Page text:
Tulsi Vivah

Tulsi Vivah is the ceremonial marriage of the Tulsi plant (holi basil) to the Vishnu or his Avatar Krishna.  This ceremony can be performed any time between Prabodini Ekadashi-the eleventh lunar day of the bright fortnight of the Hindu month Kartik in the full moon of the month (Kartik Poonima) but usually it is performed on the eleventh or the twelfth lunar day.  The day varies from region to region.  The Tulsi wedding signifies the end of the monsoon and the beginning of the Hindu wedding season.

This is venerated as a goddess in Hinduism and sometimes considered a wife of God Vishnu.  She is often called as Vishnupuria, the beloved of Vishnu.  

According to Hindu scripture, the Tulsi was a woman named Vrinda(Brinda), a synonym of Tulsi.  She was married to the demon King Jalandhar.  Due to her piety and devotion to Vishnu, her husband became invincible.  Even god Shiva, the destroyer in the Hindu Trinity could not defeat Jalandhar.  So Shiva requested Vishnu-the preserver in the Trinity – to find a solution.  Vishni disguised himself as Jalandhar and tricked Vinda.  Her chastity destroyed, Jalandhar was killed by shiva.  Vinda cursed Vishnu to become black in colour and he would be separated from his wife.  Thus, he was transformed into the black Shaligram stone and in his Rama avatar, his wife Sita was kidnapped by a demon-king and thus separated from him.  Vinda then driwned herself in the ocean.  Eventually Jalandar was killed by Shiva.  The Gods or Vishnu transferred her sould to a plant, henceforth which was called as Tulsi.  As a per a blessing by Vishnu to marry Vinda in her next birth, Vishnu in form of Shaligram – married tulsi on Prabodhini Ekadashi.  To commemorate this event, the ceremony of Tulsi ie performed.

Tulsi Vivah is celebrated on Kartik Dwadashi – A day after the Prabodhini Ekadash. The winter wedding season in India is inaugurated with Lord Krishna’s marriage with the sacred Tulsi plant, a symbol of Rukmini’s devotion and love for him.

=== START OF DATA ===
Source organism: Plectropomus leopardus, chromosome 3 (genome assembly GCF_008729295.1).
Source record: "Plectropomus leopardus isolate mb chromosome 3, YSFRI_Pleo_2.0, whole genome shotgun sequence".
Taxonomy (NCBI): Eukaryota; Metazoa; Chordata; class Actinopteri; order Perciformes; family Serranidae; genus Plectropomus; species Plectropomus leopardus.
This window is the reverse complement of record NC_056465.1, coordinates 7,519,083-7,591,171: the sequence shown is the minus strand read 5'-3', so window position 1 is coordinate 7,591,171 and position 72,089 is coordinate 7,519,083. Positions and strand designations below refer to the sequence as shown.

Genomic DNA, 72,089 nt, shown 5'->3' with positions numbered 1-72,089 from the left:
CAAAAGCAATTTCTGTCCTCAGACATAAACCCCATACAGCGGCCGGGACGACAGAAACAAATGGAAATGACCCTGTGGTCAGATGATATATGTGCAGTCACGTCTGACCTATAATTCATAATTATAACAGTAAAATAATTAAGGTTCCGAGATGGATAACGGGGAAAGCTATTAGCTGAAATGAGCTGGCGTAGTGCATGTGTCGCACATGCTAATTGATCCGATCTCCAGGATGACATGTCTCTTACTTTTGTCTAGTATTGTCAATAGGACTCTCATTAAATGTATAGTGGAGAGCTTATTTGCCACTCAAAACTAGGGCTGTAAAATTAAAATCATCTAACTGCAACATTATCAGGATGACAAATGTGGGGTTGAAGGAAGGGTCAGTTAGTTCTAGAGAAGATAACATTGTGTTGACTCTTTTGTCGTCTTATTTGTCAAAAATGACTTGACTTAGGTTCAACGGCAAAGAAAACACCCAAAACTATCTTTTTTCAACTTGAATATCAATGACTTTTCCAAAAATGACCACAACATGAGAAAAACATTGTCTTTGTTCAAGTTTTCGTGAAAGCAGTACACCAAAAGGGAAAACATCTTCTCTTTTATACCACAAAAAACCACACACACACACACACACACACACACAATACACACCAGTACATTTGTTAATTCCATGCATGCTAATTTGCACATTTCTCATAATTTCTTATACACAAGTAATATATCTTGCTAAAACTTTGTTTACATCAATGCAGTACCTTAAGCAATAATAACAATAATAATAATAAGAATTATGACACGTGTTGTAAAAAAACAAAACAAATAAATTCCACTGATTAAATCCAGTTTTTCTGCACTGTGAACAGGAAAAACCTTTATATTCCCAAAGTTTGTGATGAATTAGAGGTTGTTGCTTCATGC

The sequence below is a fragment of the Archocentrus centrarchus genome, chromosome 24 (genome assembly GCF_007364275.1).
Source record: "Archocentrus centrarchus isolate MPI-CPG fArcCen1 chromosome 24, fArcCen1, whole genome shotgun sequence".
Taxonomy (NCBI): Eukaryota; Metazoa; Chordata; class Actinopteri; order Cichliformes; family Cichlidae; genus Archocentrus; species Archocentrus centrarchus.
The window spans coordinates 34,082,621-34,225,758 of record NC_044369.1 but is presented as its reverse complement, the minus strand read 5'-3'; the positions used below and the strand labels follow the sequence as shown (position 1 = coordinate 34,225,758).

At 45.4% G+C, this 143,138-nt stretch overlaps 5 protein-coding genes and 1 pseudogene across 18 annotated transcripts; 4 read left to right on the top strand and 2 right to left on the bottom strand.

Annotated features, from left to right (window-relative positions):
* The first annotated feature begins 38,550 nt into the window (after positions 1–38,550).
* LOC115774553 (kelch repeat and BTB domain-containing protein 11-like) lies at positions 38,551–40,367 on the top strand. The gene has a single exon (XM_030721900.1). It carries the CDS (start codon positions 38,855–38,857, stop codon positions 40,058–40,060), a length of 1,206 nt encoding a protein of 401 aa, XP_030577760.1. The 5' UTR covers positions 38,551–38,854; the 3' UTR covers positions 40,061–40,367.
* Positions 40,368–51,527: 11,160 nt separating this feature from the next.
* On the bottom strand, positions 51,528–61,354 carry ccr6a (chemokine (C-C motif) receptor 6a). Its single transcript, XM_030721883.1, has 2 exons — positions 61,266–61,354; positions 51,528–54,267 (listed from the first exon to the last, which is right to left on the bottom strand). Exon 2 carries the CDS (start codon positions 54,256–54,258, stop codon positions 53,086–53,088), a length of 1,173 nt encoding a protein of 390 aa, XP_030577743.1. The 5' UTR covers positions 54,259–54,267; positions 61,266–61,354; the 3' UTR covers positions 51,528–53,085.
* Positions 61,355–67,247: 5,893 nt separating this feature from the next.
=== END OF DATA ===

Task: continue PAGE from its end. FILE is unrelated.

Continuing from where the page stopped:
Why is it considered holy? There are several traditions about this belief. But one that is relevant today and is touching to the heart concerns Lord Krishna’s love story with his consort Rukmini! It is said that when Krishna’s ‘work and duties’ on this earth were done, he was invited by all the gods to return to Devlok, the abode of divine beings. When he was gone, both his wives Satyabhama and Rukmini (Lakshmi) missed him and requested Muni Narada to bring him back! Narada said that Krishna would return only if either of them could outweigh him and offer something heavier than him to the gods. Satyabhama, arrogant and proud of her looks and riches, agreed instantly. Krishna was brought to the earth and asked to sit in one pan of a specially set up weighing scale (Tula) and Satyabhama quickly began to pile the other pan with her wonderful gems and gold and silverware. As she put more and more jewels, the pan in which Krishna was seated weighed heavier and heavier. The arrogant Satyabhama gave up in the end and retired to her palace. 

Rukmini – an incarnation of Lakshmi – came forward, plucked a sprig from the Tulsi plant growing nearby and put it in the pan emptied by Satyabhama, saying, “With all my love and devotion, I weigh this Tulsi sprig against you.” In an instant, the pan dropped, showing that the Tulsi leaves were heavier than Krishna! 

Since then, Tulsi leaves are a symbol of love and devotion and are loved by Krishna or Vishnu (Vithala) and offered to him in every ritual. 

 

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